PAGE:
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Print proofing before ordering from Bay Photo

New Here ,
Jan 15, 2021 Jan 15, 2021

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I'm getting closer, but not quite there. In the past prints were way darker than viewed in Photoshop Elements 2019 (and earlier versions). I would guess at the setting, to get a print. Sometimes I'd get them close enough, and sometimes I'd be very disappointed. After reading several forums, I recalibrated my monitor to 90 cd/m2. Colors turn out close but not exactly what I wanted, even though I have a delta E of .17. Some specific questions: When converting from raw to jpg, there is a profile option where I can select Adobe color, landscape, etc. Do any of these choices have any effect on the print? Or do they only affect how the image is rendered on my display? After selection 'open image' there is a print option where I can see the image, and some other options. I installed Bay Photo's ICC profile, and can select under more options -> color management. I also set rendering Intent to Perceptual (because some forum said to do that) . Should the preview window in the print dialog match the print I will get back from Bay Photo? More general question:  How should I be previewing/soft proofing exactly what I will get back from Bay Photo? Thank you.

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Adobe Community Professional ,
Jan 16, 2021 Jan 16, 2021

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From Bay Photo:

"When you order prints from Bay Photo and choose to have them Color Corrected, each image will be individually evaluated by one of our skilled color technicians for color, density, contrast, and saturation."

My work flow is to have PSE optimize for computer screens, and the printer manages color. I print myself and do not use a commercial lab. I use Epson ink and Epson paper. 

Another variable is the viewer's eyesight 

 

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Adobe Community Professional ,
Jan 16, 2021 Jan 16, 2021

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@Allen5EA4 

There is a dedicated forum where you can discuss with color management experts:

https://community.adobe.com/t5/color-management/bd-p/Color-Management?page=1&sort=latest_replies&fil...

Most probably, those experts are not familiar with Elements, so it's good to know a few specifics of Elements about color management.

When converting from raw to jpg, there is a profile option where I can select Adobe color, landscape, etc.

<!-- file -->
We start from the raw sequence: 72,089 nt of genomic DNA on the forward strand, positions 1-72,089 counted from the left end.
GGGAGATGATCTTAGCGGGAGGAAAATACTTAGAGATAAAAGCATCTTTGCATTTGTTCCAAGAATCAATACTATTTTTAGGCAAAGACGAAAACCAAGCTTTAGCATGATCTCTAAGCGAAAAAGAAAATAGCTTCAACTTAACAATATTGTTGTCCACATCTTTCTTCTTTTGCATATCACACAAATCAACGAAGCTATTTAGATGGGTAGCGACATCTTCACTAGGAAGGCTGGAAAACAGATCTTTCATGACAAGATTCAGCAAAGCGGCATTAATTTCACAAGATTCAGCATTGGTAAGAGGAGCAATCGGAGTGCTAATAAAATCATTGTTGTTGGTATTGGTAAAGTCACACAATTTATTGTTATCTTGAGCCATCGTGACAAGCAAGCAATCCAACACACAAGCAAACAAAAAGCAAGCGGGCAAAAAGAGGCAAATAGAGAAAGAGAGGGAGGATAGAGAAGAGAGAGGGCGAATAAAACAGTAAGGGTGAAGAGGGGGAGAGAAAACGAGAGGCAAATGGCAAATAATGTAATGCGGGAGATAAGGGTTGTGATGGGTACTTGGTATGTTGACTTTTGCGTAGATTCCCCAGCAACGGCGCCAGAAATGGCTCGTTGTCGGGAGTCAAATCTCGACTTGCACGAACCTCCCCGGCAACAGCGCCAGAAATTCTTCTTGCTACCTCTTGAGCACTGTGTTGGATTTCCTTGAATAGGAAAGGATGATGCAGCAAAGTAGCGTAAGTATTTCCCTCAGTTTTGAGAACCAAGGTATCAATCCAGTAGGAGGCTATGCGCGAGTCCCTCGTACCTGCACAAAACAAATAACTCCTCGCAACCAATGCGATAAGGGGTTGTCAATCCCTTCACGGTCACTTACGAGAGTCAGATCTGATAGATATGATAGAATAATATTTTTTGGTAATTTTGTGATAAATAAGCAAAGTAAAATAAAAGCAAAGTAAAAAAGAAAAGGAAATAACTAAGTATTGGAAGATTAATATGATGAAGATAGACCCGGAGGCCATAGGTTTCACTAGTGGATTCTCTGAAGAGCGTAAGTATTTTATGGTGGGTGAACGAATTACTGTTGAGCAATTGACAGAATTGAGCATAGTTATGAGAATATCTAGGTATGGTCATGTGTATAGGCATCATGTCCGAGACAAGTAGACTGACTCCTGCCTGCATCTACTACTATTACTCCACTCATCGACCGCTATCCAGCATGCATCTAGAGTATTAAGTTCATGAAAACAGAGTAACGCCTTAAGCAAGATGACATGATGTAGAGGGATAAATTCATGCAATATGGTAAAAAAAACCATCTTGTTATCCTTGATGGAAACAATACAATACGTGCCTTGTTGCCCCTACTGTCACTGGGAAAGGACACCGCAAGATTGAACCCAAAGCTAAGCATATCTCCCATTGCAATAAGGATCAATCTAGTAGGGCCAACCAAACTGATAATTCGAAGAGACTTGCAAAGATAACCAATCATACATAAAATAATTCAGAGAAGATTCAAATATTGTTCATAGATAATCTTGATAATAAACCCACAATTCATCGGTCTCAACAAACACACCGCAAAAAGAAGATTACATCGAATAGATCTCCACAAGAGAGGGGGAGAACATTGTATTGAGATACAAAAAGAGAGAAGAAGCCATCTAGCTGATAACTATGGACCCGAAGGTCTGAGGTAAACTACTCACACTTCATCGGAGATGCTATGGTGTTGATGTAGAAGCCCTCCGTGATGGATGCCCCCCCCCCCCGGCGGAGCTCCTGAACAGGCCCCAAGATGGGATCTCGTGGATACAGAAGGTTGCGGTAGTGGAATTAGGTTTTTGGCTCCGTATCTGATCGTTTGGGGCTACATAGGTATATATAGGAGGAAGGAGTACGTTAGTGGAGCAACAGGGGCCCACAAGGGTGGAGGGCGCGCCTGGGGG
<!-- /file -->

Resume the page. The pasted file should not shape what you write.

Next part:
The color profile is a way to set the conversion parameters to your taste, or as a starting point for your edits.

Do any of these choices have any effect on the print? Or do they only affect how the image is rendered on my display?

Yes of course, but what is specific to Elements when converting raw files is that there is no menu in the ACR window to specify the  color space of the conversion. To choose one of the two spaces available to you, you use the 'Edit' menu of the editor, 'Color settings' and if you choose to optimize for Computer screen, the output of the conversion is in sRGB, if you choose to optimize for Print, it will be Adobe RGB. No other spaces options like ProPhoto...

So, yes, the conversion will give different results depending on your choice.

How will the differences be seen on your display? The color management with a correct display calibration will  display the same colors in both cases, except the 'out of gamut' ones. If there are colors that sRGB can't render on an image compared to aRGB, the difference of colour space may be seen on display if it can render a large space than sRGB.

 I installed Bay Photo's ICC profile, and can select under more options -> color management. I also set rendering Intent to Perceptual (because some forum said to do that) . Should the preview window in the print dialog match the print I will get back from Bay Photo? More general question:  How should I be previewing/soft proofing exactly what I will get back from Bay Photo?

Contrary to Photoshop, Elements does not support natively soft proofing nor conversion to a printer profile. You can add softproofing from a script from an external add-on like Elements+. I have also found a free converter (by Dry Creek) to convert a file to the Printer's own profile.

 

So, my advice would be to ask your question in the color management forum and to quote the link for the present discussion to make clear the Elements specificities.

 

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